Happy Tuesday, my literary friends.
(You may have noticed that last week’s Thursday and Friday posts were MIA, but fret not! This unfortunate situation will be rectified with a double-post Thursday and Friday this week.)
Today’s featured quote comes from the scholar Mark Edmundson and his recent essay, published by The Los Angeles Review of Books, entitled “On Shit: Profanity as Weltanschauung”. Admittedly, I initially chose this piece solely based on the title. (Who wouldn’t?) But I was quickly sucked into Edmundson’s writing style, and before I knew it, I was thrown into a crisis of self-reflection: “Is my extensive use of profanity really a reflection of my life view? I am ‘hopeless’?” Fortunately, this was only a momentarily crisis before I realised that no, I am not a hopeless cynic, and I still enjoy cursing and those who decorate their conversation and writing with curse words. But, this moment of self-reflection does serve as proof of how persuasive Edmundson writes, which is precisely why I’ve chosen to feature him today.
The Links You Need in Your Life
Today’s must-read, aka the essay that inspired today’s post, from The Los Angeles Review of Books: “On Shit: Profanity as Weltanschauung.”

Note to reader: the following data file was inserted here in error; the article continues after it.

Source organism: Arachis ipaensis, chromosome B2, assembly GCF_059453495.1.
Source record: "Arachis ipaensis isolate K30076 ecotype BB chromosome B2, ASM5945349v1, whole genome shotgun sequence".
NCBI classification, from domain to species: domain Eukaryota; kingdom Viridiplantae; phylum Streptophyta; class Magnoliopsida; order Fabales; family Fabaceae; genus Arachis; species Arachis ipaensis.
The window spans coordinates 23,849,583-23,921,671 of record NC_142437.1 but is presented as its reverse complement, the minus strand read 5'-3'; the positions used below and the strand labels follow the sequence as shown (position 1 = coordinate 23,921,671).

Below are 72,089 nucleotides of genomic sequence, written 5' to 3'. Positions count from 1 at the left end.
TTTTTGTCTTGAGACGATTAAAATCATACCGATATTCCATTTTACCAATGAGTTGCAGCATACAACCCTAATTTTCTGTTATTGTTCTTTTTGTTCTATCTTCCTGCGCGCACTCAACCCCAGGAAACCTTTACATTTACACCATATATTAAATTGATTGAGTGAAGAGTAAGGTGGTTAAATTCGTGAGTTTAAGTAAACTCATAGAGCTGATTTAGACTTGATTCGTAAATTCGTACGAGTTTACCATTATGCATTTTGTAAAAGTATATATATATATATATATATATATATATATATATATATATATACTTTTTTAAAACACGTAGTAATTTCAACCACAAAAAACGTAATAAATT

Want more Edmundson? Here’s another essay from him, published by The American Scholar: “Enough Already: What I’d really like to tell the bores in my life.” I chose this piece for today’s links because it could’ve essentially been a Facebook rant, but Edmundson takes the basic concept and turns it into a piece of scholarly art. Seriously. Here’s an excerpt: “If we’ve got the imagination, we seek in nature some of the facts that undergird all human experience: we listen to nature, or try to, rather than impose our truths on it.”
Are/were you an English Major? Then this one’s for you (as well as all other humanities majors): “Why major in humanities? Not just for a good job – for a good life.” Published by The Washington Post, this piece is a refreshing look at why we chose to enter into a humanities program in the first place, a reminder that is often needed after graduation when some of us find ourselves struggling with the concept of “success”. This is a line that struck me on a personal level: “But the humanities are not about success. They’re about questioning success — and every important social value.”
Want a closer look? Then head over to the Times Higher Education for Matthew Reisz’s interview with Edmundson, along with a review of Edmundson’s new book “Self and Soul”: “Eternal dilemmas: Interview with Mark Edmundson.”
That’s it for today. Don’t forget to check back on Thursday for two new posts!